PRESS RELEASE FROM JULIA GOLDSWORTHY MP
Liberal Democrat MP for the
Falmouth and Camborne Constituency
Date: 12th February 2007
MP BACKS LOCAL LYME DISEASE CAMPAIGN
Following the Launch of the Lyme Disease Action Charity in Penryn, local MP Julia Goldsworthy has tabled a Parliamentary Motion, calling on the Government to take more action to tackle this serious and growing health problem.
Official figures for England and Wales show that between 2003 and 2006 the number of laboratory confirmed cases of Lyme disease has more than doubled. However, the Health Protection Agency acknowledges that these numbers do not equate to the actual numbers of cases, which they estimate could
be up to 2000 per annum. Lyme Disease Action has evidence that even these figures may be an underestimate.
Ms Goldsworthy was made aware of the issue, by Stephanie Woodcock of Penryn, who is Chair of the charity which through its ‘Lobby for Lyme’ campaign, is raising awareness of this serious and potentially chronic health condition and calling on the government to make it a notifiable
Lyme disease is caused by the bite of an infected tick; something that can happen on any country walk in the UK. It can be difficult to diagnose and consequently many people with Lyme disease are not being recognised as having it.
Denzil Searle from Camborne has had the disease for nearly two years. He was misdiagnosed and
was forced to seek treatment from a private specialist. Mr Searle said:
“Lyme disease is a truly horrible illness, made even
worse by the lack of interest and understanding by GPs, and poor information provided by the health authorities. I was a fit, healthy outdoor type, but was virtually crippled by constant pain, fatigue, lack of sleep, numbness, and pins and needles.”
“Several months into a high dose course of antibiotics I am not quite back to normal but my life has come back.”
Julia Goldsworthy MP, who tabled Early Day Motion (874) and is encouraging her fellow MPs to put pressure on the government, said:
“I first became aware of this serious health problem when I was contacted by constituents who had symptoms of Lyme disease, but who had been told they did not have this disease.
“I learned that there are difficulties surrounding this diagnosis and it should be diagnosed on clinical symptoms. In the case of my constituents, treatment against Lyme disease was successful, enabling both to work and become active members of the community again. The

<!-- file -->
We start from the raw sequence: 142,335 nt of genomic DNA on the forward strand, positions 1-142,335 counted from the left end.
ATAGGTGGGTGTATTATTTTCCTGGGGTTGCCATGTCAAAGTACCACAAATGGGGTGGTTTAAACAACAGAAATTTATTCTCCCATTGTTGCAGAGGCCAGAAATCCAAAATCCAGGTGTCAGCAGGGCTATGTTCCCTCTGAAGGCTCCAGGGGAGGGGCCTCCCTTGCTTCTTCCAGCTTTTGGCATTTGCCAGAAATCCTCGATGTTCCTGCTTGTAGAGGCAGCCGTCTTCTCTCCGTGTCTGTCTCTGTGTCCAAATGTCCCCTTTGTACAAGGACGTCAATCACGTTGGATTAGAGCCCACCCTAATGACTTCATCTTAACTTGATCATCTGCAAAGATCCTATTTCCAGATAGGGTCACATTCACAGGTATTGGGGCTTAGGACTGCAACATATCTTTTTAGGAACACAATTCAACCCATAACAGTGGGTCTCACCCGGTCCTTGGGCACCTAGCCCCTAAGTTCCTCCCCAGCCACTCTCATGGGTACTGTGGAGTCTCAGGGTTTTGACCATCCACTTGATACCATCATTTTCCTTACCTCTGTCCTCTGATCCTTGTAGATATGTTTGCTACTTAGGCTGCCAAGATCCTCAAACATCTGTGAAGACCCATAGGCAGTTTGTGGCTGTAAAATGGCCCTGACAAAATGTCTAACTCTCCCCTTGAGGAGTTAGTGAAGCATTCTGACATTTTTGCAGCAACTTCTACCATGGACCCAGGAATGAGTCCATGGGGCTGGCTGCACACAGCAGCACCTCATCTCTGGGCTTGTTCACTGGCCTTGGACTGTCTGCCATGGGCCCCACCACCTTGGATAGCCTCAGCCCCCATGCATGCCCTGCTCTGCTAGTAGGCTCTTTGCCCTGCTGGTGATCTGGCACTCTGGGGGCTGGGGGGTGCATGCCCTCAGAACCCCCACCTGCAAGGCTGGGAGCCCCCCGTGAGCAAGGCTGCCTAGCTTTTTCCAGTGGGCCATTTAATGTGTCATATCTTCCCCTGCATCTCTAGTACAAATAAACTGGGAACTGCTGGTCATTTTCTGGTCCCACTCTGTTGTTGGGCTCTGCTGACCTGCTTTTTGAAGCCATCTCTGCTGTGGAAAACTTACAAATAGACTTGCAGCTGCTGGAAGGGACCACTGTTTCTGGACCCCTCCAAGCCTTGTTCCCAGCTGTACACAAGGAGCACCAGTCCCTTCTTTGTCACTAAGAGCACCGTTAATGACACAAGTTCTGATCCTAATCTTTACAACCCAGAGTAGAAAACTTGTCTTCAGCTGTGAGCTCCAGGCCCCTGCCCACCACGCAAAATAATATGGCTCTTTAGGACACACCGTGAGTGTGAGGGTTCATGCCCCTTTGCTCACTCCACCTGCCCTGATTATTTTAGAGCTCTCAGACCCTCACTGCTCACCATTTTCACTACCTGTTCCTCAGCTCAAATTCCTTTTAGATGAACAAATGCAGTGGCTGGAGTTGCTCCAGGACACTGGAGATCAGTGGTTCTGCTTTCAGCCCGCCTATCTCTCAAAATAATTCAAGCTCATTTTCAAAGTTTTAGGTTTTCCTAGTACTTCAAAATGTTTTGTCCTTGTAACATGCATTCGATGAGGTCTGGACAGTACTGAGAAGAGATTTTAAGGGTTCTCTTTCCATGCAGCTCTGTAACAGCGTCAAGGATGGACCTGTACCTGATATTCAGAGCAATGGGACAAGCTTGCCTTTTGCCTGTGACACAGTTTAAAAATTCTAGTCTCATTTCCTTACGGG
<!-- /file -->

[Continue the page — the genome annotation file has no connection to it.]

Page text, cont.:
Department of Health really needs to look at this issue again.”
Note to Editors:
(1) Full text of the EDM 874:
“That this House acknowledges that Lyme disease, also known as Lyme borreliosis, is a serious and potentially chronic disease which is becoming more widespread across the United Kingdom; notes the growing body of evidence which suggests patients with this condition are frequently
subject to misdiagnosis and under-treatment; is concerned the disease appears to be under-reported and inadequately investigated; calls upon the Government to make Lyme borreliosis ‘notifiable’ as a first step to tackling the disease.”
(2) A notifiable disease must be reported to public health authorities at the time it is diagnosed because it is potentially dangerous to human or animal health. Notifiable diseases currently include Bird Flu, BSE and Anthrax.
(3) The current diagnostic procedure
often includes an over-reliance on whether or not a person was at risk of a tick bite whereas this risk is just one factor amongst many that should be considered. Added to this, the current laboratory tests for Lyme disease are often inconclusive. The availability of doctors and consultants with
expert knowledge of how to recognise and treat Lyme disease and associated tick-borne disease is currently inadequate. Lyme Disease Action has heard many accounts from patients of being given incorrect information.
(4) Some cases of Lyme disease, especially those that are
undiagnosed or untreated may progress to develop the disease in a more chronic and severe form. Symptoms typically shown in chronic cases include: extreme tiredness, muscle pain, muscle weakness, joint pain, upset digestive system, headache and involvement of the nervous system, including the
(5) Details about the death of Dr Alasdair Crockett available here: https://www.lymediseaseaction.org.uk/releases/lda_20.htm
Cases of Lyme disease with a mild, uncomplicated primary infection, if treated in time, have a good prognosis. The majority of these people return to good health.
(7) Ticks and the diseases they carry are becoming increasingly widespread in the United Kingdom. Official figures for
numbers of laboratory-confirmed cases of Lyme disease in England and Wales were 292 in 2003, 500 in 2004 and 595 in 2005.
(8) Lyme Disease Action – Striving for prevention and treatment of Lyme Disease and associated tick-borne diseases. https://www.lymediseaseaction.org.uk
(9) Lyme Disease Action is a registered charity No. 1100448.
Contact Lyme Disease Action: Stephanie Woodcock on 01326 375419